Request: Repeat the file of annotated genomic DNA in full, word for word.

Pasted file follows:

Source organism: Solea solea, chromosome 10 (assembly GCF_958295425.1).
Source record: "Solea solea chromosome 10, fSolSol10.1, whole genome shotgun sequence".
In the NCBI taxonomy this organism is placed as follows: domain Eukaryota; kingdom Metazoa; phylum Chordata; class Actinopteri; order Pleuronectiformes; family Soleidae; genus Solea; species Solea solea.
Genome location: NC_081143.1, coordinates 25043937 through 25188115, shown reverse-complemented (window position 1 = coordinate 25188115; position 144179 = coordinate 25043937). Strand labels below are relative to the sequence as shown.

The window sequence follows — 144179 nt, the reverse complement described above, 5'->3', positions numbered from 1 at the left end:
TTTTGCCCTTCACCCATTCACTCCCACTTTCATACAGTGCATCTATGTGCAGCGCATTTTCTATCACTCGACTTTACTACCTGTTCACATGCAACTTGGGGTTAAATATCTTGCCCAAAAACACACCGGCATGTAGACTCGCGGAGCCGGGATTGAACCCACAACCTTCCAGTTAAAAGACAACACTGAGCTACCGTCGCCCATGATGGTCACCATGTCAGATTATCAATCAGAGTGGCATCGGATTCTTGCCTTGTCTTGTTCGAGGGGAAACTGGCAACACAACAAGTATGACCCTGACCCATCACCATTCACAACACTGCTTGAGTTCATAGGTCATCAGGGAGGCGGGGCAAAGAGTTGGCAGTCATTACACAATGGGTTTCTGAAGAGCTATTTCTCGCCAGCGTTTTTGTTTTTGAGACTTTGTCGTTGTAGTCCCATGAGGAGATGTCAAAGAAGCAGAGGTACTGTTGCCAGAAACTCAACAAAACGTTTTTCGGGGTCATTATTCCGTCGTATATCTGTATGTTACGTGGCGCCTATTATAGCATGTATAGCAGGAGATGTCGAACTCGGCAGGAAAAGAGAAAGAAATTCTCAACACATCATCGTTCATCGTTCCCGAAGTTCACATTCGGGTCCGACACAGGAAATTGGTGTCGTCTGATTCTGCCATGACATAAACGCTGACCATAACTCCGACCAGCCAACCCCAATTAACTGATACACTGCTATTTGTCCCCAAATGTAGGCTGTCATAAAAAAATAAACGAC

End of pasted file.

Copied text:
Source organism: Solea solea, chromosome 10 (assembly GCF_958295425.1).
Source record: "Solea solea chromosome 10, fSolSol10.1, whole genome shotgun sequence".
In the NCBI taxonomy this organism is placed as follows: domain Eukaryota; kingdom Metazoa; phylum Chordata; class Actinopteri; order Pleuronectiformes; family Soleidae; genus Solea; species Solea solea.
Genome location: NC_081143.1, coordinates 25043937 through 25188115, shown reverse-complemented (window position 1 = coordinate 25188115; position 144179 = coordinate 25043937). Strand labels below are relative to the sequence as shown.

The window sequence follows — 144179 nt, the reverse complement described above, 5'->3', positions numbered from 1 at the left end:
TTTTGCCCTTCACCCATTCACTCCCACTTTCATACAGTGCATCTATGTGCAGCGCATTTTCTATCACTCGACTTTACTACCTGTTCACATGCAACTTGGGGTTAAATATCTTGCCCAAAAACACACCGGCATGTAGACTCGCGGAGCCGGGATTGAACCCACAACCTTCCAGTTAAAAGACAACACTGAGCTACCGTCGCCCATGATGGTCACCATGTCAGATTATCAATCAGAGTGGCATCGGATTCTTGCCTTGTCTTGTTCGAGGGGAAACTGGCAACACAACAAGTATGACCCTGACCCATCACCATTCACAACACTGCTTGAGTTCATAGGTCATCAGGGAGGCGGGGCAAAGAGTTGGCAGTCATTACACAATGGGTTTCTGAAGAGCTATTTCTCGCCAGCGTTTTTGTTTTTGAGACTTTGTCGTTGTAGTCCCATGAGGAGATGTCAAAGAAGCAGAGGTACTGTTGCCAGAAACTCAACAAAACGTTTTTCGGGGTCATTATTCCGTCGTATATCTGTATGTTACGTGGCGCCTATTATAGCATGTATAGCAGGAGATGTCGAACTCGGCAGGAAAAGAGAAAGAAATTCTCAACACATCATCGTTCATCGTTCCCGAAGTTCACATTCGGGTCCGACACAGGAAATTGGTGTCGTCTGATTCTGCCATGACATAAACGCTGACCATAACTCCGACCAGCCAACCCCAATTAACTGATACACTGCTATTTGTCCCCAAATGTAGGCTGTCATAAAAAAATAAACGAC